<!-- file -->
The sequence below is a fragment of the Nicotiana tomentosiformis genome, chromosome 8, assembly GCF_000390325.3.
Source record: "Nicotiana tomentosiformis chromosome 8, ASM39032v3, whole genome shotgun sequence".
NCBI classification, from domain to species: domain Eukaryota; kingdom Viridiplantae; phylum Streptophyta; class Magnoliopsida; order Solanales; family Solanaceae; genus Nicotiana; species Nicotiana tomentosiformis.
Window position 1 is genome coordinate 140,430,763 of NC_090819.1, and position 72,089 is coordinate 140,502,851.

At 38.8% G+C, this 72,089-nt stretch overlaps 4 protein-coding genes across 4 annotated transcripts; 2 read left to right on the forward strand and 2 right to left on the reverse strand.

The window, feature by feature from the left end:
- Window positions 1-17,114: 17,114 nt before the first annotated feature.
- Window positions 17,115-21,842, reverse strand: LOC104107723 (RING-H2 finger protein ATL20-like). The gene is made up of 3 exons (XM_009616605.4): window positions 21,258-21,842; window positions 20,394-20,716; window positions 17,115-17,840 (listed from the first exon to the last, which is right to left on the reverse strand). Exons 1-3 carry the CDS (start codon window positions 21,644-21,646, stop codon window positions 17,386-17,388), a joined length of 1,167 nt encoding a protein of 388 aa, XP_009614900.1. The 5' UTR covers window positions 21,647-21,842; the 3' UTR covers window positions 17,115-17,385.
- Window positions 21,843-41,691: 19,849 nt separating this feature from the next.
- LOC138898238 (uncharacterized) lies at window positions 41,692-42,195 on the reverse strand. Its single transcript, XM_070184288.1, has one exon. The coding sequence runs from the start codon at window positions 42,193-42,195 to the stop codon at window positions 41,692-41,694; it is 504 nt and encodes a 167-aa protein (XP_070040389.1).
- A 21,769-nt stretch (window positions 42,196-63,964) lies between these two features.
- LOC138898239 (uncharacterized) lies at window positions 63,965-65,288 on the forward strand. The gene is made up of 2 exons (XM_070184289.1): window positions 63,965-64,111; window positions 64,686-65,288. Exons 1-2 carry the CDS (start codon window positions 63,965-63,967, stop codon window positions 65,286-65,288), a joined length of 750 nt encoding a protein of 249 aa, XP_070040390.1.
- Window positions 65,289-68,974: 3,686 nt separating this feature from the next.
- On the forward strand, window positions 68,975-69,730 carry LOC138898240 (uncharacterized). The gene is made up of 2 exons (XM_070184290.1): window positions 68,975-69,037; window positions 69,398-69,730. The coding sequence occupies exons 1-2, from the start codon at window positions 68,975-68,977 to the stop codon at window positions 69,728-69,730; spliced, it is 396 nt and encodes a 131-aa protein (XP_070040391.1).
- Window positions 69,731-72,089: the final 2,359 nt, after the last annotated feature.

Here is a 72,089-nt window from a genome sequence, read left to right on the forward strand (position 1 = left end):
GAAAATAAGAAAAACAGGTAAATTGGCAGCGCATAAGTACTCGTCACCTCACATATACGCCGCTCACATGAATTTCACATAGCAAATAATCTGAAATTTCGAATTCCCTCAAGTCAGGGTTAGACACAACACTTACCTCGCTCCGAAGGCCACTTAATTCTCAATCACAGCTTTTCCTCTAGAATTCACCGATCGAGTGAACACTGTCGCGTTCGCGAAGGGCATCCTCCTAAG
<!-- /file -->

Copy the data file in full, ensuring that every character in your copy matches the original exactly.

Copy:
The sequence below is a fragment of the Nicotiana tomentosiformis genome, chromosome 8, assembly GCF_000390325.3.
Source record: "Nicotiana tomentosiformis chromosome 8, ASM39032v3, whole genome shotgun sequence".
NCBI classification, from domain to species: domain Eukaryota; kingdom Viridiplantae; phylum Streptophyta; class Magnoliopsida; order Solanales; family Solanaceae; genus Nicotiana; species Nicotiana tomentosiformis.
Window position 1 is genome coordinate 140,430,763 of NC_090819.1, and position 72,089 is coordinate 140,502,851.

At 38.8% G+C, this 72,089-nt stretch overlaps 4 protein-coding genes across 4 annotated transcripts; 2 read left to right on the forward strand and 2 right to left on the reverse strand.

The window, feature by feature from the left end:
- Window positions 1-17,114: 17,114 nt before the first annotated feature.
- Window positions 17,115-21,842, reverse strand: LOC104107723 (RING-H2 finger protein ATL20-like). The gene is made up of 3 exons (XM_009616605.4): window positions 21,258-21,842; window positions 20,394-20,716; window positions 17,115-17,840 (listed from the first exon to the last, which is right to left on the reverse strand). Exons 1-3 carry the CDS (start codon window positions 21,644-21,646, stop codon window positions 17,386-17,388), a joined length of 1,167 nt encoding a protein of 388 aa, XP_009614900.1. The 5' UTR covers window positions 21,647-21,842; the 3' UTR covers window positions 17,115-17,385.
- Window positions 21,843-41,691: 19,849 nt separating this feature from the next.
- LOC138898238 (uncharacterized) lies at window positions 41,692-42,195 on the reverse strand. Its single transcript, XM_070184288.1, has one exon. The coding sequence runs from the start codon at window positions 42,193-42,195 to the stop codon at window positions 41,692-41,694; it is 504 nt and encodes a 167-aa protein (XP_070040389.1).
- A 21,769-nt stretch (window positions 42,196-63,964) lies between these two features.
- LOC138898239 (uncharacterized) lies at window positions 63,965-65,288 on the forward strand. The gene is made up of 2 exons (XM_070184289.1): window positions 63,965-64,111; window positions 64,686-65,288. Exons 1-2 carry the CDS (start codon window positions 63,965-63,967, stop codon window positions 65,286-65,288), a joined length of 750 nt encoding a protein of 249 aa, XP_070040390.1.
- Window positions 65,289-68,974: 3,686 nt separating this feature from the next.
- On the forward strand, window positions 68,975-69,730 carry LOC138898240 (uncharacterized). The gene is made up of 2 exons (XM_070184290.1): window positions 68,975-69,037; window positions 69,398-69,730. The coding sequence occupies exons 1-2, from the start codon at window positions 68,975-68,977 to the stop codon at window positions 69,728-69,730; spliced, it is 396 nt and encodes a 131-aa protein (XP_070040391.1).
- Window positions 69,731-72,089: the final 2,359 nt, after the last annotated feature.

Here is a 72,089-nt window from a genome sequence, read left to right on the forward strand (position 1 = left end):
GAAAATAAGAAAAACAGGTAAATTGGCAGCGCATAAGTACTCGTCACCTCACATATACGCCGCTCACATGAATTTCACATAGCAAATAATCTGAAATTTCGAATTCCCTCAAGTCAGGGTTAGACACAACACTTACCTCGCTCCGAAGGCCACTTAATTCTCAATCACAGCTTTTCCTCTAGAATTCACCGATCGAGTGAACACTGTCGCGTTCGCGAAGGGCATCCTCCTAAG